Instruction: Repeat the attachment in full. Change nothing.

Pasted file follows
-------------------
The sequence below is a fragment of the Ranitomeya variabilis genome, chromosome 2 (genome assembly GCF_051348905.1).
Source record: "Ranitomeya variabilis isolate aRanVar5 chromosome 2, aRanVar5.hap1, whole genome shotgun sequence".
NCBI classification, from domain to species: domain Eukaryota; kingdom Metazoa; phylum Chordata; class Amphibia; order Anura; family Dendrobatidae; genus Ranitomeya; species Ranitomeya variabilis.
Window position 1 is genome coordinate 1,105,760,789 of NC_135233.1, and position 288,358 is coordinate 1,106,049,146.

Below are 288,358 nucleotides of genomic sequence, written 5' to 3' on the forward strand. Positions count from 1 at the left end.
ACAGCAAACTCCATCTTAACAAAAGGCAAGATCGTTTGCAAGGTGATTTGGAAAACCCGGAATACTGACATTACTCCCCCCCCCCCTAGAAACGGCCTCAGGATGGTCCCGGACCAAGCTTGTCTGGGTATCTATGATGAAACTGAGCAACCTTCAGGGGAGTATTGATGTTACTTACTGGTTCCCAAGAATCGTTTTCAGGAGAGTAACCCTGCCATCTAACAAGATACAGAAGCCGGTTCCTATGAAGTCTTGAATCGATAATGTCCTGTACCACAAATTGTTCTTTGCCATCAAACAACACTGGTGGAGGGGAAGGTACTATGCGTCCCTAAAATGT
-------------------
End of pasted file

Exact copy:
The sequence below is a fragment of the Ranitomeya variabilis genome, chromosome 2 (genome assembly GCF_051348905.1).
Source record: "Ranitomeya variabilis isolate aRanVar5 chromosome 2, aRanVar5.hap1, whole genome shotgun sequence".
NCBI classification, from domain to species: domain Eukaryota; kingdom Metazoa; phylum Chordata; class Amphibia; order Anura; family Dendrobatidae; genus Ranitomeya; species Ranitomeya variabilis.
Window position 1 is genome coordinate 1,105,760,789 of NC_135233.1, and position 288,358 is coordinate 1,106,049,146.

Below are 288,358 nucleotides of genomic sequence, written 5' to 3' on the forward strand. Positions count from 1 at the left end.
ACAGCAAACTCCATCTTAACAAAAGGCAAGATCGTTTGCAAGGTGATTTGGAAAACCCGGAATACTGACATTACTCCCCCCCCCCCTAGAAACGGCCTCAGGATGGTCCCGGACCAAGCTTGTCTGGGTATCTATGATGAAACTGAGCAACCTTCAGGGGAGTATTGATGTTACTTACTGGTTCCCAAGAATCGTTTTCAGGAGAGTAACCCTGCCATCTAACAAGATACAGAAGCCGGTTCCTATGAAGTCTTGAATCGATAATGTCCTGTACCACAAATTGTTCTTTGCCATCAAACAACACTGGTGGAGGGGAAGGTACTATGCGTCCCTAAAATGT